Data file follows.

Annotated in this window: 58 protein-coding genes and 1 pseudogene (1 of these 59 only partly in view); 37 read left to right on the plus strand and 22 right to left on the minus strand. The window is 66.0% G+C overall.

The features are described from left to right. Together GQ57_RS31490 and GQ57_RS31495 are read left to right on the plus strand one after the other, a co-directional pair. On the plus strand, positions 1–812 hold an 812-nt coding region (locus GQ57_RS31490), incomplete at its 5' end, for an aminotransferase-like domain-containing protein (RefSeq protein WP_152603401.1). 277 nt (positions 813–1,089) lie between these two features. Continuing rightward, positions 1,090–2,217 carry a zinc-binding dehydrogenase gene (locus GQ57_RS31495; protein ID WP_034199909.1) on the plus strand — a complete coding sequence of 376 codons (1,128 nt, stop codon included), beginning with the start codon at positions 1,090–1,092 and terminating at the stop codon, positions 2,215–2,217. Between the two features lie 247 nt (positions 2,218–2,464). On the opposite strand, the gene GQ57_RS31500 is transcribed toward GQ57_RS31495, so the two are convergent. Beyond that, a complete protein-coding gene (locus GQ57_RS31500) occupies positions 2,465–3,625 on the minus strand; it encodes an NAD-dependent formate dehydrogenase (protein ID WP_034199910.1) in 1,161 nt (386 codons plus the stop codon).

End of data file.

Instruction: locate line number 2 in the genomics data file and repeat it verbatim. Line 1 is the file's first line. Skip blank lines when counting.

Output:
The features are described from left to right. Together GQ57_RS31490 and GQ57_RS31495 are read left to right on the plus strand one after the other, a co-directional pair. On the plus strand, positions 1–812 hold an 812-nt coding region (locus GQ57_RS31490), incomplete at its 5' end, for an aminotransferase-like domain-containing protein (RefSeq protein WP_152603401.1). 277 nt (positions 813–1,089) lie between these two features. Continuing rightward, positions 1,090–2,217 carry a zinc-binding dehydrogenase gene (locus GQ57_RS31495; protein ID WP_034199909.1) on the plus strand — a complete coding sequence of 376 codons (1,128 nt, stop codon included), beginning with the start codon at positions 1,090–1,092 and terminating at the stop codon, positions 2,215–2,217. Between the two features lie 247 nt (positions 2,218–2,464). On the opposite strand, the gene GQ57_RS31500 is transcribed toward GQ57_RS31495, so the two are convergent. Beyond that, a complete protein-coding gene (locus GQ57_RS31500) occupies positions 2,465–3,625 on the minus strand; it encodes an NAD-dependent formate dehydrogenase (protein ID WP_034199910.1) in 1,161 nt (386 codons plus the stop codon).